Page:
Simone Hoermann, Ph.D., is a Psychologist in private practice in New York City. She specializes in providing psychotherapy for Personality Disorders, Anxiety, and Depression
In the next few blogs, I would like to write about some of the other emotional difficulties and issues that frequently go along with personality disorders. I have already mentioned substance use a couple of times, but there are a host of problems that tend to occur together with personality disorders. Some of these other problems, or some co-occurring diagnoses, could be viewed as related to the expression of a personality disorder. Alternatively, one problem might be causing the other, or the two difficulties may have a same underlying cause.
For instance, eating disorders, such as anorexia nervosa, bulimia, or binge-eating tend to co-occur with personality disorders, and particularly frequently with Borderline Personality Disorders. Many of the Borderline patients I have worked with whose symptoms of BPD include difficulties in regulating intense emotions tell me that restricting their food intake, despite the fact that it can be so dangerous to their health, is a way of feeling more in control and therefore helps them deal with intense feelings. Another example would be for someone with BPD to go on an eating binge in order to deal with intense stress.
Anxiety disorders and personality disorders also frequently go together and may be tough to distinguish. For instance, avoidant personality disorder is characterized by fear of rejection and embarrassment, which can look very similar to social phobia where a person may be excessively anxious in everyday social situations. The two disorders co-occur so frequently and look so similar that some experts believe they are the same thing, whereas others believe that avoidant personality disorder and social phobia are distinctly different problems. A recent study conducted in Norway by Ted Reichborn-Kjennerud and colleagues points towards identical genetic risk factors for avoidant personality disorder and social phobia, though the environmental risk factors that contribute to developing either avoidant personality disorder or social phobia appear to be different and unique for each disorder.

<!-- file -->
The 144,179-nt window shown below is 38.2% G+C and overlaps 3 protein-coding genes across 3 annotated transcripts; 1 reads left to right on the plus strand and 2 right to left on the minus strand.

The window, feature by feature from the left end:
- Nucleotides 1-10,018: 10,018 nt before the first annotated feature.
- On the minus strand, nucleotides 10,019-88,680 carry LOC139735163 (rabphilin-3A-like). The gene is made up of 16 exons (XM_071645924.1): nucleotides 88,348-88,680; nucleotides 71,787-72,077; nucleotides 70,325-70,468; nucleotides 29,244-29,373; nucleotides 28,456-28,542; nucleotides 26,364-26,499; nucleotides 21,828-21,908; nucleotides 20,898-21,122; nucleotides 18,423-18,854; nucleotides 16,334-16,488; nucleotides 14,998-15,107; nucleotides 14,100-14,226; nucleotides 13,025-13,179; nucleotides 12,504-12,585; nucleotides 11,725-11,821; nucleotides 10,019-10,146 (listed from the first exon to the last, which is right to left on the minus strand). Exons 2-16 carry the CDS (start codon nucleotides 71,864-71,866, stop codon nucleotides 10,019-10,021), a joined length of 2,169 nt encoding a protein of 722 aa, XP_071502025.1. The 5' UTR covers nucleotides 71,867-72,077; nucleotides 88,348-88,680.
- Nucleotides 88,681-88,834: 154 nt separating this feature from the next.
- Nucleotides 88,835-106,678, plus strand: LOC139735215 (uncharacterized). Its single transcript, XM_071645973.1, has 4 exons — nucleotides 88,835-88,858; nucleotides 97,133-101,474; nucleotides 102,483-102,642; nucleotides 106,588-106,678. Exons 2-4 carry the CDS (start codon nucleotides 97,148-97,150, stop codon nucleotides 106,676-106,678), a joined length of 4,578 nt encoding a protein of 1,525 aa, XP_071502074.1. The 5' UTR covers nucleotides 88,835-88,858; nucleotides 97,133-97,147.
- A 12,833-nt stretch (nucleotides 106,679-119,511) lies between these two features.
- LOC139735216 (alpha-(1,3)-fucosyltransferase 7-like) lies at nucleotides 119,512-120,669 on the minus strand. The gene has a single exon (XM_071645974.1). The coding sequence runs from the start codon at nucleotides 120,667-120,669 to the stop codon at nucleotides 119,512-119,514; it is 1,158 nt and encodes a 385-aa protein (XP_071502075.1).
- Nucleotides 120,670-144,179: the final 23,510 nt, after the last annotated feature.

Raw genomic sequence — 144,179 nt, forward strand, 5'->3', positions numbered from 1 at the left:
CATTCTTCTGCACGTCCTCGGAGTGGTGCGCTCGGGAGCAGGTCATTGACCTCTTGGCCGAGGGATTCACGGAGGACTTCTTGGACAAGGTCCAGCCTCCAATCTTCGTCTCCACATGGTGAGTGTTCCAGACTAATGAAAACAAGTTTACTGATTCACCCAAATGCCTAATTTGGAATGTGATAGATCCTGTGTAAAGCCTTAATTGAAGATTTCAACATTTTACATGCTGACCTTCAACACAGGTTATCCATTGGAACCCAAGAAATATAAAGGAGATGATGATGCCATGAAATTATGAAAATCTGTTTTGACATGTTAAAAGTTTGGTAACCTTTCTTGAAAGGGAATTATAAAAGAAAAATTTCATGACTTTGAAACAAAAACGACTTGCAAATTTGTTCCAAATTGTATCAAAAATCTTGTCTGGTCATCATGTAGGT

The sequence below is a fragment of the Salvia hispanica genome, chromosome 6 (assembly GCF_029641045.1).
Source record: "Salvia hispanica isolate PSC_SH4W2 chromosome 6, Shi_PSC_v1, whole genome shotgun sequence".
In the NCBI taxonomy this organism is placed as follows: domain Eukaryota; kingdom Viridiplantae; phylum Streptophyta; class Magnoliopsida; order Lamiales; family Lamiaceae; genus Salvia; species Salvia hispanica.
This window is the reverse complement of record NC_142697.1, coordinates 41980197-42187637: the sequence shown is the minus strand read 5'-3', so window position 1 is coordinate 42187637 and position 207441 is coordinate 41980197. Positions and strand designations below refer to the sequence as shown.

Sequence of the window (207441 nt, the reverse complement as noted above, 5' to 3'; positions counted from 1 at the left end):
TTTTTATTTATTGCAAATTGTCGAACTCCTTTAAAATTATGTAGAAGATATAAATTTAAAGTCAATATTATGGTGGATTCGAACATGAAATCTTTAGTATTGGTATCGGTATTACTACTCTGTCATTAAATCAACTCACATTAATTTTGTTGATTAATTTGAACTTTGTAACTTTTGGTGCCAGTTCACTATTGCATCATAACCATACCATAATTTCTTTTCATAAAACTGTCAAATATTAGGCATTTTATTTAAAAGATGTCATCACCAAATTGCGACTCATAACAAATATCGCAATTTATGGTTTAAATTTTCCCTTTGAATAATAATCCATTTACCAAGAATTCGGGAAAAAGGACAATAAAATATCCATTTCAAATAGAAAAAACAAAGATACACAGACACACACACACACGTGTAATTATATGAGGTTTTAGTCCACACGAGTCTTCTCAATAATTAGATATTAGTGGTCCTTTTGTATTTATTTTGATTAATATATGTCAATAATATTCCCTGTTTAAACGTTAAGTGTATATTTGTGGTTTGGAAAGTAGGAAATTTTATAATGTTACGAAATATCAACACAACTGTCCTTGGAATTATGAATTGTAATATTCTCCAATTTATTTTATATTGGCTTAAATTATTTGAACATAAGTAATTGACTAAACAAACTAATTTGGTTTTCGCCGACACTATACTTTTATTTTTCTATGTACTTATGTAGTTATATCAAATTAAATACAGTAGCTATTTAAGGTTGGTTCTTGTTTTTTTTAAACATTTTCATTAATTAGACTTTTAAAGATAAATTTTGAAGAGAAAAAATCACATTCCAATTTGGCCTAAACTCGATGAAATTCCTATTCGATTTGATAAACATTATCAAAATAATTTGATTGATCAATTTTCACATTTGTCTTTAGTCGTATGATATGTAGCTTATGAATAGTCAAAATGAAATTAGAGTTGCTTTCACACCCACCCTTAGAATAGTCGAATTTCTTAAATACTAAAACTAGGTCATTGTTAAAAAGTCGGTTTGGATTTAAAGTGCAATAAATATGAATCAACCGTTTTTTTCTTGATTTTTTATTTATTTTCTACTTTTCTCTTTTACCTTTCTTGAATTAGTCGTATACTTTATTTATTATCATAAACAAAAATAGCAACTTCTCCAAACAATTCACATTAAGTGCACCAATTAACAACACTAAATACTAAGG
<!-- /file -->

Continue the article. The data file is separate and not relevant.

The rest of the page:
Another common problem is that people with a mood disorder, such as a major depressive disorder, or a bipolar disorder, i.e. episodes of euphoric or irritable mood alternating with depressed mood, can often also be diagnosed with a personality disorder. In fact, some experts believe that Borderline Personality Disorder, because of the frequent and sometimes dramatic shifts in mood and affect, might be a form of a mood disorder, or specifically of bipolar disorder. Another example that would illustrate how hard it can be to differentiate personality disorders from other problems would be the type of grandiosity, that is, the belief of a person that they have special powers, talents, or abilities, found in people who are manic, can look quite similar to the grandiosity found in Narcissistic Personality Disorders.
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Many therapists find that people with personality disorders have problems in their interpersonal relationships, such as mistrust, difficulties with modulating anger, or avoidance of close relationships, that make it hard to builld and maintain a lasting treatment relationship. There is some reasearch that indicates that, because of these difficulties, treatment of symptoms of depression, anxiety or or other emotional problems can be complicated when a person also has a personality disorder.
Over the next few weeks, I will be spending some more time on discussing the different co-occurring diagnoses and issues, and will look at some of the research out there and at implications for treatment. In the meantime, I welcome and invite your thoughts and comments.
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